It's fine, in theory. But posterity is a forgetful beast, and even the mighty Dictionary of National Biography has not been able to take the strain any longer. Too many of its children have disappeared without trace. Someone had to get out there and bring them home.
Missing Persons is the result: an inspired act of scholarship, and a generous one. In a way, the whole thing is a colossal public correction. The original 63- volume dictionary was compiled 100 years ago, and has been updated, in 10- year chunks, ever since. But the selection process, though it seemed encyclopaedic, was far from copper-bottomed. Some big fish slipped through: Wilfrid Owen, Gerard Manley Hopkins, Gwen John, Dorothy Wordsworth, Wyndham Lewis, Bram Stoker, John Cadbury, Charles Laughton and Guy Burgess.
Well, anyone can make a mistake. But can the DNB really have forgotten Thomas Lord, the founder of MCC? It isn't hard to imagine the choleric bat- throwing in the famous old pavilion's Long Room when the members realised that Lord, with his 'formidable' underhand bowling, had not been selected. The DNB is no mere winter tour.
Naturally, our ideas about what is important have changed: plenty of the missing persons are women (the new book contains four times more than previous volumes). Very few military officers, on the other hand, seem to have been forgotten. Pearse and Connolly, I guess, were expelled for being treacherous rotters; and no one knew of Eric Liddell before Chariots of Fire, or Joseph Merrick before The Elephant Man, or Flora Thompson until the National Theatre revived Lark Rise to Candleford.
But the game of who's in and who's out, though intriguing, is not the main attraction. The colourful and industrious pageant of British life is represented, if anything, even more charmingly than ever. We are, in case we forget, a nation of drapers, explorers, suffragists, writers, stationers, spies, toymakers, chemists, vinegar makers, assassins, bare-knuckle boxers, nurserymen, divines, scholars, evangelists and God knows what else.
It is a bracing and rich mixture; and in rescuing from oblivion about a thousand less-than-familiar names, the book offers us a glimpse of a thousand archetypal lives. Best of all, it covers in one volume the whole story of these islands, moving from the age of great names like Alexander the Mason and William of Cornwall to the time of flickering moderns such as Stan Laurel and Donald Campbell.
The sheer range and brevity of it all throws a jolly spanner into the works of Britain's larger biography machine, which continues to crank out lives, and opinions about lives, in a highly efficient and mechanised manner. Already, this year, two brand-new models - the Churchill Controversy and the Wells Assault - have tumbled off the production line. Once more we are reminded that Britain is a nation that prefers authors to books. But what the DNB teaches us is that, as far as biographies are concerned, a page, or less, is the ideal length.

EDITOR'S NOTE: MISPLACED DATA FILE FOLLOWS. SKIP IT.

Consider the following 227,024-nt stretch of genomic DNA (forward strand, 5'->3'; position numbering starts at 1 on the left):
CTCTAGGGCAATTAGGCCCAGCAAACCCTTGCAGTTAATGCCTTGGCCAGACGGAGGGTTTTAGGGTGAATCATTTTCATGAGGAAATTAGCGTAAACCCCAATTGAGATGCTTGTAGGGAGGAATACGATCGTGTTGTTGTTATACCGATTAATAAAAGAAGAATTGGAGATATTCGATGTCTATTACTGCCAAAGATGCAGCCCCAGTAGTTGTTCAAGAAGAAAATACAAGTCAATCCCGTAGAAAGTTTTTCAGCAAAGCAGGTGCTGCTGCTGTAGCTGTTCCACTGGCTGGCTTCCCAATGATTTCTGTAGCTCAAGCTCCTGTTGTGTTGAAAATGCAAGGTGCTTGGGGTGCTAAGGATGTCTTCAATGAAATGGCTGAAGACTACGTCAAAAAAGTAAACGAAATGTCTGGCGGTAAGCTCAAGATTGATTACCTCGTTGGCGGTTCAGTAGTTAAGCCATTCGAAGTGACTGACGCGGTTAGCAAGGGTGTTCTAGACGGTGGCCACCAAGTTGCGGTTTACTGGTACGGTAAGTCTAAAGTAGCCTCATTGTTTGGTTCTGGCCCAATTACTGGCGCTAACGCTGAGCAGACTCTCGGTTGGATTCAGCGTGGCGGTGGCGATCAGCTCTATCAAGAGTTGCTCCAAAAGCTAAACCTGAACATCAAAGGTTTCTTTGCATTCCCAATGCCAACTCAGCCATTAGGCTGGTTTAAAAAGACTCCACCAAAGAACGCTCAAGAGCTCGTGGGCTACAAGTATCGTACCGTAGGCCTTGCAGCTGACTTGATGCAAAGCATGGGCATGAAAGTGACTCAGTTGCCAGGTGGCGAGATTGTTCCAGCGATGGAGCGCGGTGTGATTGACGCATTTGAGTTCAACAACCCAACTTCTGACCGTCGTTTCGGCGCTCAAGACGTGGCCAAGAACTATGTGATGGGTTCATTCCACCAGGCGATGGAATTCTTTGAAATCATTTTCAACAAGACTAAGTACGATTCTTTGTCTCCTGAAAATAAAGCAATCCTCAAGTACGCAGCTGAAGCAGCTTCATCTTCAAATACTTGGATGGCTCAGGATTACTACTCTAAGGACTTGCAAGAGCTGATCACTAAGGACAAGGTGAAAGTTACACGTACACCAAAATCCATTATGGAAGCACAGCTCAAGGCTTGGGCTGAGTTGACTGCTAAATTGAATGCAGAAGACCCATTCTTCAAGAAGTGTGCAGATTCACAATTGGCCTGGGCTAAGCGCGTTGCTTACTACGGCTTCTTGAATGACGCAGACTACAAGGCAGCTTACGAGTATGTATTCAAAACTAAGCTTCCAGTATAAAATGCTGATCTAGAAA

Here, for instance, is Eustace the Monk (1170-1217): 'Eustace studied black magic in Toledo, returned home to become a monk at the abbey of Saint Samer near Calais, and then left the monastery to avenge the murder of his father.' It is a shock to recall that Calais was a sort of offshore bit of Kent back then, but otherwise, what a fantastic sentence] Biography, narrated at this speed, for once has the force of poetry.
The book is full of these beautiful leaps. John Bellingham was an incompetent jeweller who visited Russia in 1804. When he returned, he went to the House of Commons and shot the prime minister, Spencer Perceval, with a pistol. Armed only with the bald facts, we have to wonder: was he a lone gunman, or was there mafia involvement? Probably we won't know for sure until the Oliver Stone film comes out.
Then there's Grey Walter, who 'specialised in classics and then in science' before becoming a top neurologist. What happened? Did he develop a twitch while reading Livy, and realise in a flash that he was more interested in the twitch than he was in the Punic Wars?
And consider this description of the cat-burglar Charles Peace: 'Semi-literate after a cursory schooling, he had a talent for music, being proficient enough with a violin to be billed in his teens
as the 'modern Paganini'. Despite his
artistic pretensions, he was apprenticed to a local steel mill, where two accidents left him with a permanent limp and the loss of three fingers of one hand.'
The star of the book, for my money, is Barbara Blaugdon, a leading Quaker preacher from Bristol. A single column is sufficient to relate a 95-year life in which she was imprisoned 12 times, accused of witchcraft and whipped. She was always being banished - yet never stopped going on about anti-Quakerism. On one tour she visited 'Molton, Barnstaple and Bideford, 'in all of which places a Prison was her Lot' '. She sounds like a real pain in the neck, and a true hero; it is thoroughly touching to find her still chafing away after a quite unjust 300-year posthumous exile.
But we can all find our own favourites, for this a huge and spacious book (730 pages). If it were a biography of Nixon or Kennedy or any modern bigwig, it would only be volume one. As it is, there are hundreds of lives to choose from. Nearly all of them are apt and highly charged with suggestive facts and tantalising dissonances. If the contemporary biography industry exists for no other purpose than to train up enough people to write the smart entries in this ongoing national encyclopaedia, it is probably worth it.